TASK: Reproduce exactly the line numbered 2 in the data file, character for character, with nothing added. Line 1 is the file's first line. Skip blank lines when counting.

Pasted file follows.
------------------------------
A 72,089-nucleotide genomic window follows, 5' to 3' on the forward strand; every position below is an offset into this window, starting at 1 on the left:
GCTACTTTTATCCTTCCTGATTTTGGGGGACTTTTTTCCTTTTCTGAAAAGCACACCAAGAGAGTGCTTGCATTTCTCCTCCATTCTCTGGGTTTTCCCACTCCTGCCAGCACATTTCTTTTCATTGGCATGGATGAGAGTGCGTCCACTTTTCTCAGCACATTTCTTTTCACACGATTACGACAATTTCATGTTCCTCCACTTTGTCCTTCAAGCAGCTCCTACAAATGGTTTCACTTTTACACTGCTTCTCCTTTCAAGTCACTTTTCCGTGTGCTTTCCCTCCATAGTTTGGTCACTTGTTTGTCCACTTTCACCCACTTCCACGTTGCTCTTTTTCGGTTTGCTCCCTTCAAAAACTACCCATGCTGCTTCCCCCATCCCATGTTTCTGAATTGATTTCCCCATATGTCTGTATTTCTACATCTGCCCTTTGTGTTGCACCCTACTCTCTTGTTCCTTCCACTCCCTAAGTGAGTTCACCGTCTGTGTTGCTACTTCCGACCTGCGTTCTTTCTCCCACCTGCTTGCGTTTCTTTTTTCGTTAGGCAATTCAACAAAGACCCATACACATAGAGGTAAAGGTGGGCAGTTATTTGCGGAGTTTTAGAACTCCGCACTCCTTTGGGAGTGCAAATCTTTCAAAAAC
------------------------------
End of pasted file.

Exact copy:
GCTACTTTTATCCTTCCTGATTTTGGGGGACTTTTTTCCTTTTCTGAAAAGCACACCAAGAGAGTGCTTGCATTTCTCCTCCATTCTCTGGGTTTTCCCACTCCTGCCAGCACATTTCTTTTCATTGGCATGGATGAGAGTGCGTCCACTTTTCTCAGCACATTTCTTTTCACACGATTACGACAATTTCATGTTCCTCCACTTTGTCCTTCAAGCAGCTCCTACAAATGGTTTCACTTTTACACTGCTTCTCCTTTCAAGTCACTTTTCCGTGTGCTTTCCCTCCATAGTTTGGTCACTTGTTTGTCCACTTTCACCCACTTCCACGTTGCTCTTTTTCGGTTTGCTCCCTTCAAAAACTACCCATGCTGCTTCCCCCATCCCATGTTTCTGAATTGATTTCCCCATATGTCTGTATTTCTACATCTGCCCTTTGTGTTGCACCCTACTCTCTTGTTCCTTCCACTCCCTAAGTGAGTTCACCGTCTGTGTTGCTACTTCCGACCTGCGTTCTTTCTCCCACCTGCTTGCGTTTCTTTTTTCGTTAGGCAATTCAACAAAGACCCATACACATAGAGGTAAAGGTGGGCAGTTATTTGCGGAGTTTTAGAACTCCGCACTCCTTTGGGAGTGCAAATCTTTCAAAAAC